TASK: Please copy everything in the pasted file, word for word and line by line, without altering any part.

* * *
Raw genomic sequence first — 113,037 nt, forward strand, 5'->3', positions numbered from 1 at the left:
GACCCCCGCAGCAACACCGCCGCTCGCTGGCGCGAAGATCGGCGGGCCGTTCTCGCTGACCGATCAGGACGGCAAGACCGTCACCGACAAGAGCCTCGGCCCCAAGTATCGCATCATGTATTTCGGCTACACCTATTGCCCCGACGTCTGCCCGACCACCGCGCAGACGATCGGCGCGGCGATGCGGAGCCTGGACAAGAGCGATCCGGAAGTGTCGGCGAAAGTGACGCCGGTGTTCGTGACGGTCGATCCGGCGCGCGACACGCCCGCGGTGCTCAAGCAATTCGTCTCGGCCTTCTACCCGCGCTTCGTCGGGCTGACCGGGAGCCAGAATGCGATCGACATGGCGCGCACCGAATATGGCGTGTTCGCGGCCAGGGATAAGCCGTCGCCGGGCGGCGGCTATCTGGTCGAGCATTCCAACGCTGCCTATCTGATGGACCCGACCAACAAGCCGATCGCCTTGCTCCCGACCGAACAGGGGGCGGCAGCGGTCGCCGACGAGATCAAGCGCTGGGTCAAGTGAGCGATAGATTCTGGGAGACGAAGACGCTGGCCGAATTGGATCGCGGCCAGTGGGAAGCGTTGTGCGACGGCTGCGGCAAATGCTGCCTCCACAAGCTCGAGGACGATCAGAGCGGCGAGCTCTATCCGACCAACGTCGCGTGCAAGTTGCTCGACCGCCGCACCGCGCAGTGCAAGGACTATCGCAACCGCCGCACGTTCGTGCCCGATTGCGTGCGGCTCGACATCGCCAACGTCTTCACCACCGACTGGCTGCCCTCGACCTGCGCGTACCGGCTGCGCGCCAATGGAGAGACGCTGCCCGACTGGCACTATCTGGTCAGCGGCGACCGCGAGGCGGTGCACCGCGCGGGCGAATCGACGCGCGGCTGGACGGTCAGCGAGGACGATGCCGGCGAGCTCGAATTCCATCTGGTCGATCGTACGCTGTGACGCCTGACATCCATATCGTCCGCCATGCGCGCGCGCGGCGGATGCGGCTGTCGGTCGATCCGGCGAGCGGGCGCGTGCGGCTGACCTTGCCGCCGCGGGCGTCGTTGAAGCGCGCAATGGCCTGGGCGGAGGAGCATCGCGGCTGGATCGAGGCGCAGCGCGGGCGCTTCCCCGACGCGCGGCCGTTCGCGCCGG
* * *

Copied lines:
Raw genomic sequence first — 113,037 nt, forward strand, 5'->3', positions numbered from 1 at the left:
GACCCCCGCAGCAACACCGCCGCTCGCTGGCGCGAAGATCGGCGGGCCGTTCTCGCTGACCGATCAGGACGGCAAGACCGTCACCGACAAGAGCCTCGGCCCCAAGTATCGCATCATGTATTTCGGCTACACCTATTGCCCCGACGTCTGCCCGACCACCGCGCAGACGATCGGCGCGGCGATGCGGAGCCTGGACAAGAGCGATCCGGAAGTGTCGGCGAAAGTGACGCCGGTGTTCGTGACGGTCGATCCGGCGCGCGACACGCCCGCGGTGCTCAAGCAATTCGTCTCGGCCTTCTACCCGCGCTTCGTCGGGCTGACCGGGAGCCAGAATGCGATCGACATGGCGCGCACCGAATATGGCGTGTTCGCGGCCAGGGATAAGCCGTCGCCGGGCGGCGGCTATCTGGTCGAGCATTCCAACGCTGCCTATCTGATGGACCCGACCAACAAGCCGATCGCCTTGCTCCCGACCGAACAGGGGGCGGCAGCGGTCGCCGACGAGATCAAGCGCTGGGTCAAGTGAGCGATAGATTCTGGGAGACGAAGACGCTGGCCGAATTGGATCGCGGCCAGTGGGAAGCGTTGTGCGACGGCTGCGGCAAATGCTGCCTCCACAAGCTCGAGGACGATCAGAGCGGCGAGCTCTATCCGACCAACGTCGCGTGCAAGTTGCTCGACCGCCGCACCGCGCAGTGCAAGGACTATCGCAACCGCCGCACGTTCGTGCCCGATTGCGTGCGGCTCGACATCGCCAACGTCTTCACCACCGACTGGCTGCCCTCGACCTGCGCGTACCGGCTGCGCGCCAATGGAGAGACGCTGCCCGACTGGCACTATCTGGTCAGCGGCGACCGCGAGGCGGTGCACCGCGCGGGCGAATCGACGCGCGGCTGGACGGTCAGCGAGGACGATGCCGGCGAGCTCGAATTCCATCTGGTCGATCGTACGCTGTGACGCCTGACATCCATATCGTCCGCCATGCGCGCGCGCGGCGGATGCGGCTGTCGGTCGATCCGGCGAGCGGGCGCGTGCGGCTGACCTTGCCGCCGCGGGCGTCGTTGAAGCGCGCAATGGCCTGGGCGGAGGAGCATCGCGGCTGGATCGAGGCGCAGCGCGGGCGCTTCCCCGACGCGCGGCCGTTCGCGCCGG